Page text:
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Montana Secretary of State's office takes look back at June primary election

Montana Secretary of State
Posted at 6:08 PM, Aug 11, 2022
and last updated 2022-08-11 20:08:45-04

HELENA — On Thursday, the Montana Secretary of State’s Office gave state lawmakers an update on their efforts to check how the June primary election went, and on their plans to introduce a new statewide election system by next year.

Stuart Fuller, the office’s election & voter services manager, told the State Administration and Veterans’ Affairs Interim Committee that the regular post-primary audit showed no unexplained issues in the vote counting.

Since 2009, Montana law has called for an audit after every federal election to ensure vote-counting machines are working correctly.

“It’s really a double-check that the tabulators have done their job in counting the ballots accurately and in the way that we expect the tabulators to do that,” Fuller said.

A week after the primary, state officials randomly selected precincts to check, in a public process that included rolling dice. The audit included only counties that use automated vote-counting machines; 10 counties typically hand-count all their ballots, and Lincoln County hand-counted in the primary because of a technical issue. Five other counties were exempted because they were preparing for possible recounts.

In each selected precinct, auditors counted the ballots by hand, to see if they got the same results as the machines showed. A discrepancy of five votes – or 0.5% of votes in larger counties – would be considered significant under state law. Fuller said, of the 40 counties that participated in the audit, none reported a five-vote difference – and only six reported any change at all.

“It’s a great way to have transparency in elections, and a great quality control check to make sure the tabulators are doing what we expect them to do,” he said.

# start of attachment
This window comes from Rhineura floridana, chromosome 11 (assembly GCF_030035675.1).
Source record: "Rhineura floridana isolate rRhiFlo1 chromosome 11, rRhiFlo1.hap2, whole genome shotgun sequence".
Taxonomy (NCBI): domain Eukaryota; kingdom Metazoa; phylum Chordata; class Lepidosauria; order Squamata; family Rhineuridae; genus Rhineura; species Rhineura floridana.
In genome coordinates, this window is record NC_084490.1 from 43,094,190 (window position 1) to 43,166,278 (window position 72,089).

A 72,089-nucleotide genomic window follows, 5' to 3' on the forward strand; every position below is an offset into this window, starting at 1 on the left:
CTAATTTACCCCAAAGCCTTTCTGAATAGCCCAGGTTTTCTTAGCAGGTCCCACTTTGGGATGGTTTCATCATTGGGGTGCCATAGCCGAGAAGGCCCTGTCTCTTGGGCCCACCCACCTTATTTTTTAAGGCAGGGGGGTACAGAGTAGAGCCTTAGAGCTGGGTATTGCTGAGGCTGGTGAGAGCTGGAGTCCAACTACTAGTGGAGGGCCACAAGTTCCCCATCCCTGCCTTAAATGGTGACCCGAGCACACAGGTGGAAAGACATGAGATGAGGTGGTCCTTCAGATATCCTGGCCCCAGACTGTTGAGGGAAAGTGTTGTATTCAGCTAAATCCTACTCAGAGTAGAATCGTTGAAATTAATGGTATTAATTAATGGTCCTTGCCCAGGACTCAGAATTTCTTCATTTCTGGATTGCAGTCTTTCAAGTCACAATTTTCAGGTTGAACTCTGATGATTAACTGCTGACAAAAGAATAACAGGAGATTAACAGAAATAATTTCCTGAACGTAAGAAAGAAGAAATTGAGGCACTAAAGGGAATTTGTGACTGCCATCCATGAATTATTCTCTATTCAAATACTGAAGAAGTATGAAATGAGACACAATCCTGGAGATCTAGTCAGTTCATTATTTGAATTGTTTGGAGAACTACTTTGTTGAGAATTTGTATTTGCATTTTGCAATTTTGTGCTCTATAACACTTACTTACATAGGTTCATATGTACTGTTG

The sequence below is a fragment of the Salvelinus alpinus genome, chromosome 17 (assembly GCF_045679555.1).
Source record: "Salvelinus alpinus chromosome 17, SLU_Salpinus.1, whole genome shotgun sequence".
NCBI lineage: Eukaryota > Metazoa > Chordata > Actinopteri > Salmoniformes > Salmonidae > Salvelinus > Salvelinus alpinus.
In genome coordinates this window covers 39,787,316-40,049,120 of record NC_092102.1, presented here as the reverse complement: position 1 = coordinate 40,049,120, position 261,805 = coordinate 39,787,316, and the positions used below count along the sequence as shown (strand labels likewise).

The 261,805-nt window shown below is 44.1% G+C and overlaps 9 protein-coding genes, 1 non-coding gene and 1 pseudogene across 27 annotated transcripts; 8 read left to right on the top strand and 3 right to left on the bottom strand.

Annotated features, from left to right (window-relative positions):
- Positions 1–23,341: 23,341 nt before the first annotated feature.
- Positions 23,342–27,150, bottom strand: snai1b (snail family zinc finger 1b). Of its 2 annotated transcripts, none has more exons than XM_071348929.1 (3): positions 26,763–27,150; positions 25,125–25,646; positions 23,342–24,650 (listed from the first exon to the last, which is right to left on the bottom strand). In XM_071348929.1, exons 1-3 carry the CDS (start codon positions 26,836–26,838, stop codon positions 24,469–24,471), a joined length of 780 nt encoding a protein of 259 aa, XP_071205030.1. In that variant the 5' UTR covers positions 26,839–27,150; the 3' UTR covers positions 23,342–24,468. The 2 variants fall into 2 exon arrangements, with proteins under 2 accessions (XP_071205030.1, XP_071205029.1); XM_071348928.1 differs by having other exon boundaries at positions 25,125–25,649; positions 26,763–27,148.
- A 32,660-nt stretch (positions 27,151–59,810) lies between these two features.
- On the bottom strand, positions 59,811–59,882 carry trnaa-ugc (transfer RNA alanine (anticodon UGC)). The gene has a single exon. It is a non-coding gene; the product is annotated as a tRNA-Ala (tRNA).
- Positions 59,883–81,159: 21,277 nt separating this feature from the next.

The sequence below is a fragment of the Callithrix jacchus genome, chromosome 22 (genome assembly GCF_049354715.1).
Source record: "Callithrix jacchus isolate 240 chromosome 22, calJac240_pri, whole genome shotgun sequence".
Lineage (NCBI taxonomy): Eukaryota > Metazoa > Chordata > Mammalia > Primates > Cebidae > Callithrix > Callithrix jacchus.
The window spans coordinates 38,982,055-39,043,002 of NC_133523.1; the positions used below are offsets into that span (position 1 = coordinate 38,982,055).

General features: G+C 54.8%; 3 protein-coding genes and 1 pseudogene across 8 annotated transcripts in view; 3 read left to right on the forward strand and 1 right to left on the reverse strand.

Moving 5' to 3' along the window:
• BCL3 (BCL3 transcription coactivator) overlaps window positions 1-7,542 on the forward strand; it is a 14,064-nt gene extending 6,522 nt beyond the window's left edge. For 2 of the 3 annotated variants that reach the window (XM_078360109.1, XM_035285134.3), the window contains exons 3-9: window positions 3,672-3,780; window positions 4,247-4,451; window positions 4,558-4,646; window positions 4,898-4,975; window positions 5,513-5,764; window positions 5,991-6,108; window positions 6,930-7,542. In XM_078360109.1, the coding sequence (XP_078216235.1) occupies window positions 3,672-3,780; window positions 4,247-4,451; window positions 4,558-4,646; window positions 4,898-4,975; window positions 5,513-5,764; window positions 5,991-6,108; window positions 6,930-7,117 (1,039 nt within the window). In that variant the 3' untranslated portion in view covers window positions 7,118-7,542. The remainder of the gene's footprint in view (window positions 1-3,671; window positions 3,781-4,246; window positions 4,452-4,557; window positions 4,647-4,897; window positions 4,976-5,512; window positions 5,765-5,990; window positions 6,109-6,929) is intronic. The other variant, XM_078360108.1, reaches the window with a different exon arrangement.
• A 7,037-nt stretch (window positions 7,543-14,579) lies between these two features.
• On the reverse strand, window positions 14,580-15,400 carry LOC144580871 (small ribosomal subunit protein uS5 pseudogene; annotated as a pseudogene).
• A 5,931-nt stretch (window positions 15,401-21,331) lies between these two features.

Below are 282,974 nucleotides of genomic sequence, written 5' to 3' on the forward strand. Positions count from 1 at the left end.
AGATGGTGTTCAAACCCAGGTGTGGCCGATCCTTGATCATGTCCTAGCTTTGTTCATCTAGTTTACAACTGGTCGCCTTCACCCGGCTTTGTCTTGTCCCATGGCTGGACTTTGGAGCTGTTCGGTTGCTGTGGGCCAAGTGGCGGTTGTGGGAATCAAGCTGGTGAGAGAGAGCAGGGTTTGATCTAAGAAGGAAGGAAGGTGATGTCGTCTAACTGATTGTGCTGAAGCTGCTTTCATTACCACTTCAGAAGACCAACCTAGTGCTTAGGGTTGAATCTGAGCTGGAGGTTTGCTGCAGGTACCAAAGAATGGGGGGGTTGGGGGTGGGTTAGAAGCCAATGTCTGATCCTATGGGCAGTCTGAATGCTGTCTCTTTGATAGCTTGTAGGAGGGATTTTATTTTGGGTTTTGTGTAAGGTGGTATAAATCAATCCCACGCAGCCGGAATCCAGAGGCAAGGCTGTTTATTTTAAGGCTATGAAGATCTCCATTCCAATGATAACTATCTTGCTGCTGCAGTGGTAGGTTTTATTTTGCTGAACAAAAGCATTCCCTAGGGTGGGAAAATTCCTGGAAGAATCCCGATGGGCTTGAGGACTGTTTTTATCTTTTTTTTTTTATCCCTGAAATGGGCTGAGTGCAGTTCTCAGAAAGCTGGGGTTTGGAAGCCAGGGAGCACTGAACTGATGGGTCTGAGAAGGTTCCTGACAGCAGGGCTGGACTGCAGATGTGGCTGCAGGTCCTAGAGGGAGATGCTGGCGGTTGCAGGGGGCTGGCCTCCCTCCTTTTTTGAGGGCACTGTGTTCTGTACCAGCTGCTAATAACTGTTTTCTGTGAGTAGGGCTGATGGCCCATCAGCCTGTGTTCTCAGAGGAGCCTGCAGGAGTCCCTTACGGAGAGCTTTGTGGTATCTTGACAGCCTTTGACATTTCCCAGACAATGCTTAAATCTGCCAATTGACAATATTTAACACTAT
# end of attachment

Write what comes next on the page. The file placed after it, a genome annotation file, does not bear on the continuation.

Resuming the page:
Montana Commissioner of Political Practices Jeff Mangan spoke during the public comment period after Fuller’s announcement. He praised state and local election officials for their work and said he hoped the audit result would be a boost to public trust in the process.

“You just received a presentation of why Montanans can feel confident about Montana’s elections, that they’re secure, safe and fair,” Mangan said. “The information that you received today and the information that’s in their offices, in your local offices, is all the information you need and we need to combat the misinformation and disinformation that’s out there.”

During the primary, 12 counties also conducted “parallel testing” of a new statewide voter database. They entered voter information, issued and tracked absentee ballots and did other tasks twice – once in the current Montana Votes system and once in the future ElectMT system, which is set to launch in January.

Fuller says they saw some minor issues, like reports not being properly centered on the page. He said the ElectMT system had challenges dealing with the Libertarian Party primary, since there was only a Libertarian ballot for voters in the eastern congressional district. Overall, though, Fuller said the testing was a success.

“We’re on track; the system’s looking good,” he said. “We ran into issues – you always do that, it’s an IT system – and we’re addressing those issues, and we’re looking forward to the November parallel and going live Jan. 17.”

Fuller said one benefit of the new system will be a more responsive address system. That will allow election officials to implement new boundaries immediately after redistricting, instead of having to input each address manually as they have with Montana Votes.

The state initially planned to implement ElectMT last year, but delayed the transition. Local election administrators said it wasn’t ready because it still had some unresolved glitches and had not been tested in a live election.

On Thursday, Butte-Silver Bow Clerk and Recorder Linda Sajor told lawmakers her parallel test in June went well.

“I think we are leaps and bounds ahead of where we were last year, and I am confident that we’ll be ready to go live in January,” she said.

The Secretary of State’s Office plans to conduct another parallel test during the November general election. They’ll work with the same 12 counties: Big Horn, Blaine, Fergus, Flathead, Lewis and Clark, Lincoln, Meagher, Phillips, Powell, Richland, Silver Bow and Toole.